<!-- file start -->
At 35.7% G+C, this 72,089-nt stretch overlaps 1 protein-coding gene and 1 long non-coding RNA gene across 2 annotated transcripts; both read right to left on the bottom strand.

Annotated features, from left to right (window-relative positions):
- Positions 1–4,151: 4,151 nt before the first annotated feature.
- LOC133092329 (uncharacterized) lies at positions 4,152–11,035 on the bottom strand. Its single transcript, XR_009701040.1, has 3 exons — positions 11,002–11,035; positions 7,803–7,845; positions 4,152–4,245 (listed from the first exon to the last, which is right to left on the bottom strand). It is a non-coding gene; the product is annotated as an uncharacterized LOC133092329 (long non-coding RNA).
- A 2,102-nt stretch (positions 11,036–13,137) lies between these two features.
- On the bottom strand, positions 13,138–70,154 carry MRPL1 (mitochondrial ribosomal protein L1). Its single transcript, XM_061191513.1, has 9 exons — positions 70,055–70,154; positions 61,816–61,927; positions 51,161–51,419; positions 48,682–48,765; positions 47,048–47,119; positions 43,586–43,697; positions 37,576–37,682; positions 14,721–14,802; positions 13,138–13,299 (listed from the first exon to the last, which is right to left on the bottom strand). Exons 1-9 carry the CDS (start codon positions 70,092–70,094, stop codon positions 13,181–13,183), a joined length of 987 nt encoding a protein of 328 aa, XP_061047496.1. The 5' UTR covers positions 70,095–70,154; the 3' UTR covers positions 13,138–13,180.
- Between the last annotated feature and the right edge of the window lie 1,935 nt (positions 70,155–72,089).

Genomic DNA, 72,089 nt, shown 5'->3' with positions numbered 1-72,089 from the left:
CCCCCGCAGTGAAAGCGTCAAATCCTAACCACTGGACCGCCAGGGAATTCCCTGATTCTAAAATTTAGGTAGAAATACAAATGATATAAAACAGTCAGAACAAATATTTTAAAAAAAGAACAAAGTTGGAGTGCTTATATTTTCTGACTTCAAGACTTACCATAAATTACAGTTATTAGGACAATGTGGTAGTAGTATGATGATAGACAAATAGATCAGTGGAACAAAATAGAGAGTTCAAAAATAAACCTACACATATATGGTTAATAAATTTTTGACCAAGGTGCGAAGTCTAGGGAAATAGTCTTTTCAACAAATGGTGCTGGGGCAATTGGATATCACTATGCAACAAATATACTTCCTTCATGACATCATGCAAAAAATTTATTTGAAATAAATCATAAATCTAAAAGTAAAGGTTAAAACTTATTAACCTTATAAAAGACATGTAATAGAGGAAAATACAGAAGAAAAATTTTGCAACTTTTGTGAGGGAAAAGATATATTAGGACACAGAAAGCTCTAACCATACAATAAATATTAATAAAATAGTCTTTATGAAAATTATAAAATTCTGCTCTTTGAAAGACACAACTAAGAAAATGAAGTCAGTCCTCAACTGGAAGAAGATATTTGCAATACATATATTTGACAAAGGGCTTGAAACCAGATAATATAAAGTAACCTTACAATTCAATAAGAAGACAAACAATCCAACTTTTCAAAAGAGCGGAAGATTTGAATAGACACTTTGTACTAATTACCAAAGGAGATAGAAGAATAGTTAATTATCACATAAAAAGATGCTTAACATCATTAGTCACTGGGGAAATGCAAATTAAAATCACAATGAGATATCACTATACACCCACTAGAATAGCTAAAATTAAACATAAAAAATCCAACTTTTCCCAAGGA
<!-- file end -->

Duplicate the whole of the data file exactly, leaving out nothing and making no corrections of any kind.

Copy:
At 35.7% G+C, this 72,089-nt stretch overlaps 1 protein-coding gene and 1 long non-coding RNA gene across 2 annotated transcripts; both read right to left on the bottom strand.

Annotated features, from left to right (window-relative positions):
- Positions 1–4,151: 4,151 nt before the first annotated feature.
- LOC133092329 (uncharacterized) lies at positions 4,152–11,035 on the bottom strand. Its single transcript, XR_009701040.1, has 3 exons — positions 11,002–11,035; positions 7,803–7,845; positions 4,152–4,245 (listed from the first exon to the last, which is right to left on the bottom strand). It is a non-coding gene; the product is annotated as an uncharacterized LOC133092329 (long non-coding RNA).
- A 2,102-nt stretch (positions 11,036–13,137) lies between these two features.
- On the bottom strand, positions 13,138–70,154 carry MRPL1 (mitochondrial ribosomal protein L1). Its single transcript, XM_061191513.1, has 9 exons — positions 70,055–70,154; positions 61,816–61,927; positions 51,161–51,419; positions 48,682–48,765; positions 47,048–47,119; positions 43,586–43,697; positions 37,576–37,682; positions 14,721–14,802; positions 13,138–13,299 (listed from the first exon to the last, which is right to left on the bottom strand). Exons 1-9 carry the CDS (start codon positions 70,092–70,094, stop codon positions 13,181–13,183), a joined length of 987 nt encoding a protein of 328 aa, XP_061047496.1. The 5' UTR covers positions 70,095–70,154; the 3' UTR covers positions 13,138–13,180.
- Between the last annotated feature and the right edge of the window lie 1,935 nt (positions 70,155–72,089).

Genomic DNA, 72,089 nt, shown 5'->3' with positions numbered 1-72,089 from the left:
CCCCCGCAGTGAAAGCGTCAAATCCTAACCACTGGACCGCCAGGGAATTCCCTGATTCTAAAATTTAGGTAGAAATACAAATGATATAAAACAGTCAGAACAAATATTTTAAAAAAAGAACAAAGTTGGAGTGCTTATATTTTCTGACTTCAAGACTTACCATAAATTACAGTTATTAGGACAATGTGGTAGTAGTATGATGATAGACAAATAGATCAGTGGAACAAAATAGAGAGTTCAAAAATAAACCTACACATATATGGTTAATAAATTTTTGACCAAGGTGCGAAGTCTAGGGAAATAGTCTTTTCAACAAATGGTGCTGGGGCAATTGGATATCACTATGCAACAAATATACTTCCTTCATGACATCATGCAAAAAATTTATTTGAAATAAATCATAAATCTAAAAGTAAAGGTTAAAACTTATTAACCTTATAAAAGACATGTAATAGAGGAAAATACAGAAGAAAAATTTTGCAACTTTTGTGAGGGAAAAGATATATTAGGACACAGAAAGCTCTAACCATACAATAAATATTAATAAAATAGTCTTTATGAAAATTATAAAATTCTGCTCTTTGAAAGACACAACTAAGAAAATGAAGTCAGTCCTCAACTGGAAGAAGATATTTGCAATACATATATTTGACAAAGGGCTTGAAACCAGATAATATAAAGTAACCTTACAATTCAATAAGAAGACAAACAATCCAACTTTTCAAAAGAGCGGAAGATTTGAATAGACACTTTGTACTAATTACCAAAGGAGATAGAAGAATAGTTAATTATCACATAAAAAGATGCTTAACATCATTAGTCACTGGGGAAATGCAAATTAAAATCACAATGAGATATCACTATACACCCACTAGAATAGCTAAAATTAAACATAAAAAATCCAACTTTTCCCAAGGA